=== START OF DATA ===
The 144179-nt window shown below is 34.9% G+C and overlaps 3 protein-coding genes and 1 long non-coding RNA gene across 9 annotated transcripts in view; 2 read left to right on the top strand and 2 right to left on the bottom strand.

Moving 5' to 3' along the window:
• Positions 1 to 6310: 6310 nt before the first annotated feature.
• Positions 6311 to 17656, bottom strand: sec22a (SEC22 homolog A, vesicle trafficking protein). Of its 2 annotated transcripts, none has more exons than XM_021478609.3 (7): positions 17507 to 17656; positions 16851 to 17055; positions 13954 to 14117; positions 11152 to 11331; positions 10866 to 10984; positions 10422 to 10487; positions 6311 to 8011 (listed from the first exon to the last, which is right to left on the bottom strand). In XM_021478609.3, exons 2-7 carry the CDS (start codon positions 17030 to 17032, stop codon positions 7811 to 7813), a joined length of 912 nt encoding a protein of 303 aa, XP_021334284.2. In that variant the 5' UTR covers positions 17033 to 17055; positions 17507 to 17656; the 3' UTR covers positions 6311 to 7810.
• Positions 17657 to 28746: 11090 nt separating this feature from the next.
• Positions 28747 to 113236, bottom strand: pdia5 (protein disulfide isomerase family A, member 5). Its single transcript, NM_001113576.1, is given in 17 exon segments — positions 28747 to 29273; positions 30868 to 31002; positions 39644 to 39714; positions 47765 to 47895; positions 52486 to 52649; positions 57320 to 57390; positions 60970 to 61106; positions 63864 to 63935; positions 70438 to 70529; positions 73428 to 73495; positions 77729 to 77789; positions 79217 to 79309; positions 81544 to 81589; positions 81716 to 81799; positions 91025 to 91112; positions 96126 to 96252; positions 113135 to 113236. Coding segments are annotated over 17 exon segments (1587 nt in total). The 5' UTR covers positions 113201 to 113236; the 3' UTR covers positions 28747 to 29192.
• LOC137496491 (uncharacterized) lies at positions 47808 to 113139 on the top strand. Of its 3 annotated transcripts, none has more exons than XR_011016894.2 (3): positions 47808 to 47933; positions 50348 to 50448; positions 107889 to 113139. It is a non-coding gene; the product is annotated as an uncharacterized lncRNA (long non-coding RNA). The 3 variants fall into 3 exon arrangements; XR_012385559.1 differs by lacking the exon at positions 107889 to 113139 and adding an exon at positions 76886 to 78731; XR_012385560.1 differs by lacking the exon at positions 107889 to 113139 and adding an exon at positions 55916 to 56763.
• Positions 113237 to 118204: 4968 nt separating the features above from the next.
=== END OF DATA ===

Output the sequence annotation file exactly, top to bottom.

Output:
The 144179-nt window shown below is 34.9% G+C and overlaps 3 protein-coding genes and 1 long non-coding RNA gene across 9 annotated transcripts in view; 2 read left to right on the top strand and 2 right to left on the bottom strand.

Moving 5' to 3' along the window:
• Positions 1 to 6310: 6310 nt before the first annotated feature.
• Positions 6311 to 17656, bottom strand: sec22a (SEC22 homolog A, vesicle trafficking protein). Of its 2 annotated transcripts, none has more exons than XM_021478609.3 (7): positions 17507 to 17656; positions 16851 to 17055; positions 13954 to 14117; positions 11152 to 11331; positions 10866 to 10984; positions 10422 to 10487; positions 6311 to 8011 (listed from the first exon to the last, which is right to left on the bottom strand). In XM_021478609.3, exons 2-7 carry the CDS (start codon positions 17030 to 17032, stop codon positions 7811 to 7813), a joined length of 912 nt encoding a protein of 303 aa, XP_021334284.2. In that variant the 5' UTR covers positions 17033 to 17055; positions 17507 to 17656; the 3' UTR covers positions 6311 to 7810.
• Positions 17657 to 28746: 11090 nt separating this feature from the next.
• Positions 28747 to 113236, bottom strand: pdia5 (protein disulfide isomerase family A, member 5). Its single transcript, NM_001113576.1, is given in 17 exon segments — positions 28747 to 29273; positions 30868 to 31002; positions 39644 to 39714; positions 47765 to 47895; positions 52486 to 52649; positions 57320 to 57390; positions 60970 to 61106; positions 63864 to 63935; positions 70438 to 70529; positions 73428 to 73495; positions 77729 to 77789; positions 79217 to 79309; positions 81544 to 81589; positions 81716 to 81799; positions 91025 to 91112; positions 96126 to 96252; positions 113135 to 113236. Coding segments are annotated over 17 exon segments (1587 nt in total). The 5' UTR covers positions 113201 to 113236; the 3' UTR covers positions 28747 to 29192.
• LOC137496491 (uncharacterized) lies at positions 47808 to 113139 on the top strand. Of its 3 annotated transcripts, none has more exons than XR_011016894.2 (3): positions 47808 to 47933; positions 50348 to 50448; positions 107889 to 113139. It is a non-coding gene; the product is annotated as an uncharacterized lncRNA (long non-coding RNA). The 3 variants fall into 3 exon arrangements; XR_012385559.1 differs by lacking the exon at positions 107889 to 113139 and adding an exon at positions 76886 to 78731; XR_012385560.1 differs by lacking the exon at positions 107889 to 113139 and adding an exon at positions 55916 to 56763.
• Positions 113237 to 118204: 4968 nt separating the features above from the next.